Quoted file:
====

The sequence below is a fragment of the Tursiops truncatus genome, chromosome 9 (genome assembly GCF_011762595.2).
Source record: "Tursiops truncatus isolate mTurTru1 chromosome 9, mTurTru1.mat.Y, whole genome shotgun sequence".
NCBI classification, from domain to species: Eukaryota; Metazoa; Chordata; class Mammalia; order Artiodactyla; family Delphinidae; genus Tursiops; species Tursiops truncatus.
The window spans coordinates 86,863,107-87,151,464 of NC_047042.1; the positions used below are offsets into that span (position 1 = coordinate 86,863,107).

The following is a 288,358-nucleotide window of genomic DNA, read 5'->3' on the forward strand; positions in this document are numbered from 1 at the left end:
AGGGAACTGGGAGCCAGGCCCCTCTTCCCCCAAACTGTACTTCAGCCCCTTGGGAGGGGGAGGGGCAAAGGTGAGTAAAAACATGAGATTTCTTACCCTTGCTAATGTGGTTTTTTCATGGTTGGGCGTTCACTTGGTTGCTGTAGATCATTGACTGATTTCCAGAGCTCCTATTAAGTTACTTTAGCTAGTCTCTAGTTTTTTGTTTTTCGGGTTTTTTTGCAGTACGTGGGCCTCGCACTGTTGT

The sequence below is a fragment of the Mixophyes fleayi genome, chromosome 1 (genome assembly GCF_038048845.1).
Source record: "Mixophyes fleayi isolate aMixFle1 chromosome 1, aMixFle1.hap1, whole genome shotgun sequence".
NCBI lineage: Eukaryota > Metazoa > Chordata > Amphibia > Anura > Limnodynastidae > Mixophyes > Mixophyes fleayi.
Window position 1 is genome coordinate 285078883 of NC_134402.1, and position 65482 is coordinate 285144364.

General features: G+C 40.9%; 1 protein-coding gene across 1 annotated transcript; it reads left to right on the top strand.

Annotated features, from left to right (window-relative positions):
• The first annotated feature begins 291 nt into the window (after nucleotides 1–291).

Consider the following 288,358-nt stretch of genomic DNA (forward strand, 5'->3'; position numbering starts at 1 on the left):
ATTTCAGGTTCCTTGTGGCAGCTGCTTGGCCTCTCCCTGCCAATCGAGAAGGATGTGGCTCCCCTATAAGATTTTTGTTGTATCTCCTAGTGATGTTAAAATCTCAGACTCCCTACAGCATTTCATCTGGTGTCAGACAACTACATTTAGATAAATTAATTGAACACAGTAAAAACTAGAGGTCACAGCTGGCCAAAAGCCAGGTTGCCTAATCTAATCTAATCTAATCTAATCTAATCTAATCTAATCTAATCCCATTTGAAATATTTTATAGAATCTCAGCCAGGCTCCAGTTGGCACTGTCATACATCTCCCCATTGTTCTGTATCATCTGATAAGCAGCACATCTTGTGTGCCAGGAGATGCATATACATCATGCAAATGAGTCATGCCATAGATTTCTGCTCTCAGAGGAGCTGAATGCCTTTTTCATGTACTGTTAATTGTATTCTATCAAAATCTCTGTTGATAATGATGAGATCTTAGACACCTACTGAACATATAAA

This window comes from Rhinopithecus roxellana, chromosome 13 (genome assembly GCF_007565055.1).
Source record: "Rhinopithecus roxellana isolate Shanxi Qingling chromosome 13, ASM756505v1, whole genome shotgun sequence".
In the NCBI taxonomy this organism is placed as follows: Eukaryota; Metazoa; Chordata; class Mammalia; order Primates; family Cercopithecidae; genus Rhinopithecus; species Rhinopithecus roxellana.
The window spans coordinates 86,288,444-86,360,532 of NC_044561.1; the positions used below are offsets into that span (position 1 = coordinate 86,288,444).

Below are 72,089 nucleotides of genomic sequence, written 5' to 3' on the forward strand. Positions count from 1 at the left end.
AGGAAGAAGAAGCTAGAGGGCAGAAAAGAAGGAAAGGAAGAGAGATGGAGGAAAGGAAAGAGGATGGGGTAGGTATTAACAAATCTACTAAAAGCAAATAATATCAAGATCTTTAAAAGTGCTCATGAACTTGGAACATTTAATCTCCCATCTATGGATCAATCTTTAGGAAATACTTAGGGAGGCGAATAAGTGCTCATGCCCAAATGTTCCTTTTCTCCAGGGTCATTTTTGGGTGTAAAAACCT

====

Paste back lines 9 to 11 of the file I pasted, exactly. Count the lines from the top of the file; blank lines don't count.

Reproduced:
NCBI lineage: Eukaryota > Metazoa > Chordata > Amphibia > Anura > Limnodynastidae > Mixophyes > Mixophyes fleayi.
Window position 1 is genome coordinate 285078883 of NC_134402.1, and position 65482 is coordinate 285144364.

General features: G+C 40.9%; 1 protein-coding gene across 1 annotated transcript; it reads left to right on the top strand.